The Phononic HEX 2.0 TEC CPU Cooler Reviewby E. Fylladitakis on September 26, 2016 9:30 AM EST
- Posted in
- HEX 2.0
Ever since the birth of the first commercial computers, cooling has always been an issue. While the first chips hardly required significant cooling, the rapid advancements of the past few decades and the high commercial demand led to significant research and development efforts placed towards the improvement of cooling solutions and methods.
Semiconductor cooling, particularly cooling for enthusiast PCs, has come a long way, with hundreds of advanced coolers available and liquid cooling no longer reserved only for hardcore enthusiasts. With the mass production and competitive pricing of all-in-one (AIO) liquid coolers, basic liquid cooling systems can be easily found inside typical living room PCs. Competitive overclockers still experiment and use some extreme cooling methods (e.g. liquid nitrogen), but such sub-zero methods usually can only be used (very) temporarily.
One of the PC CPU cooling methods that was originally explored by overclockers in the 90’s is the use of a thermoelectric (TEC) cooler. These devices had a few advantages but also crippling disadvantages that prevented the technology from finding wide commercial use in consumer PCs. There have been a handful of commercial CPU coolers with a TEC pre-installed many years ago but not a single one of them found commercial success.
Today we are having our first contact with Phononic, a newcomer in the PC cooling market. The company was founded back in 2009, is based in North Carolina and is focused on the research and development of advanced cooling and refrigeration solutions. Their first and currently only CPU cooler, the HEX 2.0, is a very surprising and unique product. It looks like a relatively small tower cooler, yet it has an integrated electronically controlled TEC heat pump that is even partially controllable via software.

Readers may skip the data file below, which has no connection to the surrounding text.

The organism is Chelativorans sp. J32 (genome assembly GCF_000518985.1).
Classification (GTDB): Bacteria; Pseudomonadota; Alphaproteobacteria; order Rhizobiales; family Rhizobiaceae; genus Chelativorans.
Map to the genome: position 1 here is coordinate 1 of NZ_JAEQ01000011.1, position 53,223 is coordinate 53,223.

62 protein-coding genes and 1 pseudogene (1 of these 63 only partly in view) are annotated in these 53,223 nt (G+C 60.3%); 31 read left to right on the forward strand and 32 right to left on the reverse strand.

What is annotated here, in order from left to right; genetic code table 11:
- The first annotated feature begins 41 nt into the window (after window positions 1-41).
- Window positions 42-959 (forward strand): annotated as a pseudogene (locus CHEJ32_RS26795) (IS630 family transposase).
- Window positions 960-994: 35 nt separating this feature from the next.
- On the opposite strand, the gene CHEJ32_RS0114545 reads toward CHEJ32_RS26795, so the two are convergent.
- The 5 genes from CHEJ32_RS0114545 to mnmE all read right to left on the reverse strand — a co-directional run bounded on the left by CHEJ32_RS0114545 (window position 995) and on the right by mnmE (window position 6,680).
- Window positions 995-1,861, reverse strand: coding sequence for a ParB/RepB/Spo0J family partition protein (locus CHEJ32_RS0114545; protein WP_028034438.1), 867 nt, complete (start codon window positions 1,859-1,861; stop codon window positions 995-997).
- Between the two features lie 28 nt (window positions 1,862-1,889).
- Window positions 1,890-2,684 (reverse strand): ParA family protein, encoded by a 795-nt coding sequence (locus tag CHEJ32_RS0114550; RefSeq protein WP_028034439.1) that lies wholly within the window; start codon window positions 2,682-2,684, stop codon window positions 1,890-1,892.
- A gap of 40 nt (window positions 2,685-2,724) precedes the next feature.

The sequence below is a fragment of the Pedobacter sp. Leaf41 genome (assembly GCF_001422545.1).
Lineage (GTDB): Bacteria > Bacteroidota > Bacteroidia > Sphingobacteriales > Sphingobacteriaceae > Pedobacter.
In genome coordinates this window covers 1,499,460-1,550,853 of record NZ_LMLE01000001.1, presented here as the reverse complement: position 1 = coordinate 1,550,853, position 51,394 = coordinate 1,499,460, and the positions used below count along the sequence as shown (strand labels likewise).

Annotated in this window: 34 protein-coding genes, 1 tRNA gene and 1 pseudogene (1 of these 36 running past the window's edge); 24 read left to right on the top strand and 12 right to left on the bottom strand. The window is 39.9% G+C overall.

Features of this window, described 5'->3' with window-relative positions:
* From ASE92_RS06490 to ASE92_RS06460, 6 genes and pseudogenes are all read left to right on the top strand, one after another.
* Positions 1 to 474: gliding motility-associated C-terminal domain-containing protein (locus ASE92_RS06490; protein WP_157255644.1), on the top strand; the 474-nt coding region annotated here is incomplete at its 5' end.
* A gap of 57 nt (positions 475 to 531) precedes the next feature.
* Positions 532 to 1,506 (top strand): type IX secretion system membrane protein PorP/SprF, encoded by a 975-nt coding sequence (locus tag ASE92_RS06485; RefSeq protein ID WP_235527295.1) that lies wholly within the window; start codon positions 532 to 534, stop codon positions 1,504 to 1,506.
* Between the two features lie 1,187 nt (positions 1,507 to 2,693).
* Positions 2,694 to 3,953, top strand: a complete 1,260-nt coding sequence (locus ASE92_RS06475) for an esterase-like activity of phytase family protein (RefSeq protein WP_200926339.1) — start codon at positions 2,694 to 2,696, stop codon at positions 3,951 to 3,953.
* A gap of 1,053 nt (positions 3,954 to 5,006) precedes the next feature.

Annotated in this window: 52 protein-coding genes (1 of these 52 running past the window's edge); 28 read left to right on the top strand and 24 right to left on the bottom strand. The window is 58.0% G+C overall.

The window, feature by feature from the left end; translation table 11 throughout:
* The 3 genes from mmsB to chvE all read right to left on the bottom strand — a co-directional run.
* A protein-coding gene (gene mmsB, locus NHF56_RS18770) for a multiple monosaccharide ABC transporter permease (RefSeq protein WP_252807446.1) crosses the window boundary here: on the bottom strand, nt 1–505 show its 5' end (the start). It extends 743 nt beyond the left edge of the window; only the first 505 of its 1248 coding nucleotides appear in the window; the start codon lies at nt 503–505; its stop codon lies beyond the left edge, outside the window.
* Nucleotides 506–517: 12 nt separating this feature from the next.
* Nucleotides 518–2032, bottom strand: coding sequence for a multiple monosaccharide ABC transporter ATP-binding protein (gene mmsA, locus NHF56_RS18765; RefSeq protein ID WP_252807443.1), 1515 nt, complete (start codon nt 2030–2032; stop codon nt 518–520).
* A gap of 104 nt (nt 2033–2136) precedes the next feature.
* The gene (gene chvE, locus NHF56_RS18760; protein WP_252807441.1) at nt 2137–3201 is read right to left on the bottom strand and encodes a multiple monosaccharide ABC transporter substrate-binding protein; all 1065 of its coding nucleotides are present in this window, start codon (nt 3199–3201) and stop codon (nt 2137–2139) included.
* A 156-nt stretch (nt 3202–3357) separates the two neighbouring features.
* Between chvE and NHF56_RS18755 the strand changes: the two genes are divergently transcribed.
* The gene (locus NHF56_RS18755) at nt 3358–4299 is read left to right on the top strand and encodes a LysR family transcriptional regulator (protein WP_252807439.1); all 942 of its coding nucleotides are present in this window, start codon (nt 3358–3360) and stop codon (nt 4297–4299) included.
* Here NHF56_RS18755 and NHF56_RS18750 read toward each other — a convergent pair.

A few Words About Thermoelectric Coolers (TECs)
Simply put, a TEC is two metallic plates which when current is applied, one side heats up and the other side cools down. The cool side is typically the one on the CPU, with a sufficient cooling system to remove the heat from the top side (previously, strong air or water cooling was needed, as these systems have an efficiency rating that the hot side produces more heat than the standard CPU. So the TEC requires massive regular cooling alongside it to get the advantages.
The technical description is that the two metallic with electronic junctions sandwiched between them. When electrical energy in the form of DC current is introduced, the device pumps thermal energy from one side to the other (Peltier effect), creating a temperature difference between the two sides. There are however a few problems when working with TECs:
1. Condensation. A typical TEC can produce a temperature difference of up to 70 °C between its cold and hot side. Assuming that a heatsink is mounted to the hot side and that it is capable to maintain a near-room temperature, the cold side of an uncontrolled TEC can be significantly colder than its ambient surroundings. That will cause condensation, which will be disastrous inside a PC.
2. Efficiency. TECs are generally inefficient, with an efficiency usually lower than 15%, which means that they consume disproportionally high amounts of electrical energy for the work they actually offer.
3. The electrical energy losses that the TEC inserts are converted directly to thermal energy and transferred to its hot side. Therefore, the heatsink has to deal with the thermal load of the system plus the energy losses of the TEC, increasing the size and performance requirements.
All that being said, any company willing to attempt the challenges of the physics behind TECs is welcome to try, especially if it ends up as a commercial product for home PCs. Hence why we got the Hex 2.0 in for review.
Packaging & Bundle